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all indifferent Matters, especially if thereby he might gain fome) readily complied with the Propofal of St. James; and took the men; and the next day, purifying himSelf with them, entred into the temple, to fignify the accomplishment of the days of TM purification, until that an offering should be offered for every one of them. And when the Seven days were almost ended, &c. It was reckon'd a very meritorious Act in any Person of Ability to be at Charges with any poor Nazarite, in providing the best Offerings for him, when the Days of his Separation were fulfill'd; and fhew'd that they were zealous of the Law.
This Opportunity therefore St. Paul takes, for the Prefervation of Peace and Charity, among the froward infant Members of the Primitive Church; though his own private Opinion, was on the other fide of the Question: And which, we find, he communicated privately to them which were Gal. ii. 2. of reputation; (the other Apostles, James and Peter and John) to whom, great as
they were, he gave place by fubjection, no, 5. not før an hour; that the truth of the Gof
pel might continue with the Gentiles, And Galii. afterwards, when Peter was come to Antioch, he tells us, be withstood him to the face, upon this very Account.
In short, the whole Point in Question was; whether, that Liberty, which, by the Gospel of our LORD JESUS CHRIST, accrued to the Profeffors of Christianity, particularly the Gentile Profelytes, was to be afferted then, immediately, in all Places; or forborn and diffembled, for a while, to avoid the Fury and Perfecution of the enraged Jews: Stephen having been condemned to be stoned to Death, upon that very Account.
Acts xxi. 20.
Those of the Apoftles, whofe Province lay in Jerufalem and the Parts adjacent, being Men of like Paffions with others, and confequently fubject to human Frailties, were inclin'd to temporize in the Matter; for Fear of hazarding not only their own Lives but the Lofs of many Thousands of Jews, who, at that Time,were Converts to Christianity, and yet zealous of the Law.
On the other fide, St. Paul, whofe Preaching had been altogether among the
Gentiles, was quite bold and open in afferting that the ceremonial Law had, by CHRIST's Coming, received its full Completion and final Determination: and therefore the Word, with him, was; Stand Gal. v. 1, faft in the liberty wherewith CHRIST has made us free, and be not entangled again with the yoke of bondage. Behold, I Paul fay unto you, that, if ye be circumcifed, CHRIST fhall profit you nothing.
That this was really the Opinion of all the Apostles, we may fee from the Refolution of St. James, at a Great Council held at Jerufalem long before, upon this very Question; My fentence, is, that we Acts xv. trouble not them, (to keep the Ceremonial 19. Law) which from among the Gentiles are turned to God. To this, the rest of the Council affent; and a Decree is fent away to the Cities of the Gentiles accordingly; in which are these Words; It seemed good, Acts xv, to the Holy Ghoft, and to us, to lay upon you 28, 29, no greater burden than thefe neceffary things; that ye abstain from meats offered to idols, and from blood, and from things ftrangled, and from fornication; from which, if ye keep your felves, ye shall do well.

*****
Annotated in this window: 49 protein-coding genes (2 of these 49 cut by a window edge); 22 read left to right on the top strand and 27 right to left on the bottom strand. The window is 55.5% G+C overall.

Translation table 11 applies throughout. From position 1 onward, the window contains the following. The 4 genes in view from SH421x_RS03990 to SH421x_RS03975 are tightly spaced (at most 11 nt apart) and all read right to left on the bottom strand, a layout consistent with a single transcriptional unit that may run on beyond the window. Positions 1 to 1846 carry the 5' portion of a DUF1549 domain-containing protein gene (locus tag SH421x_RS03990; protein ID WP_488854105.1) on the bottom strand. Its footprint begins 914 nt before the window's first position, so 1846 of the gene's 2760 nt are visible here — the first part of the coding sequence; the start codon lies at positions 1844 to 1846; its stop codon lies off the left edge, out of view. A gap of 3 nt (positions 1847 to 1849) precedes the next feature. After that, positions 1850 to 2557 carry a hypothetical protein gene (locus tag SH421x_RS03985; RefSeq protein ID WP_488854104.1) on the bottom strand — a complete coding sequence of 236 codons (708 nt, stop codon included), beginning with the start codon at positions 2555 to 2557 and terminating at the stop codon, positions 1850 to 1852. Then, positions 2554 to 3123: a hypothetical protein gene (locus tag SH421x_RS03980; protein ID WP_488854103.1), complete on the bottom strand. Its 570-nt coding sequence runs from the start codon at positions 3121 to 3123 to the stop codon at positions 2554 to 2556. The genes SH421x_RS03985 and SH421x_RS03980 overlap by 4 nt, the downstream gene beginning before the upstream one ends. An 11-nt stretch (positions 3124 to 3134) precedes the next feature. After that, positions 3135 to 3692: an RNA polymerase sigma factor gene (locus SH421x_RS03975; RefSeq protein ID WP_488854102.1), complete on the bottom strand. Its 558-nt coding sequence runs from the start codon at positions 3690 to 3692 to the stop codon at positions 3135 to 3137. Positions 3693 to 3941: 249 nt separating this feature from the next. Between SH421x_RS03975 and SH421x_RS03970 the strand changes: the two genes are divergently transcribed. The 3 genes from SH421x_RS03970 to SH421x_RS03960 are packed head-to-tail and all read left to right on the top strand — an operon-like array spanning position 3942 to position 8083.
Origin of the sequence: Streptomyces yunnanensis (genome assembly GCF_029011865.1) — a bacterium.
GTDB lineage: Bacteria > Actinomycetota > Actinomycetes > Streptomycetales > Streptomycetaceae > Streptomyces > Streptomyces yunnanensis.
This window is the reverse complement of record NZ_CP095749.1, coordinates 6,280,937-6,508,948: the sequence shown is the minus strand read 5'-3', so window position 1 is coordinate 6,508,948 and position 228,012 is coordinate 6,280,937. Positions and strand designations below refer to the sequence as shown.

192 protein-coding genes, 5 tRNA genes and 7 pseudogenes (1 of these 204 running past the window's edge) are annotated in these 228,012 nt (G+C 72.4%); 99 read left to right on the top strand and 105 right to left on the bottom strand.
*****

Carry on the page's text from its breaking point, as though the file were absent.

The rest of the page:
And, to balance the Matter fairly, it must be confefs'd that St. Paul had, upon occafion, temporiz'd in this Point, as well as the rest of the Apostles: When, at Acts xvi. Lyftra, he took Timothy, whose father was a Greek, and circumcifed him, because of the Jews which were in those quarters.
This Digreffion cannot be thought unseasonable, fince it fuggests to us a very convenient Doctrine; That Ceremonies, merely indifferent, however they may be unneceffary, or even burdenfom, ought to be complied with, to humour a Majority: And, at the fame Time, That, where People can use their own Liberty without hurting themselves, the lefs they are troubled with them, the better.
The PROPHET S.
The Prophets were Perfons whom God was pleas'd to honour with a divine Spirit of foreseeing fome extraordinary Ooand foretelling them to the World, long before they came to pass, or were even thought of. And from hence,
originally they obtain'd the Name of Seers. In the Days of Samuel, it is faid; Beforetime, in Ifrael, when a man went to inquire of God, thus he spake, Come, and let us go to the Seer: for he that is now called a prophet was beforetime called a Seer.
I Sam. ix. 9.
By their Mouths, God was fo gracious, from time to time, as to warn his People 1of the Evils they wou'd bring upon themfelves by their finful Difobedience: And to encourage them to walk in the Ways of Righteoufnefs, by a Promife of the many Bleffings He wou'd, upon that Condition, confer upon them. And through all, a T future Meffiah is frequently predicted; to augment their Happiness, when they were virtuous and good; and to prevent them from falling into Despair, when they were punish'd and humbled for their Tranfgreffions. Thus the LORD is introduc'd fpeaking to them; Since the day that your Jer. vii. fathers came forth out of the land of Egypt, 25. unto this day, I have fent unto you all my Servants the prophets.
And even before the Law took Place, and probably, from the first Beginning of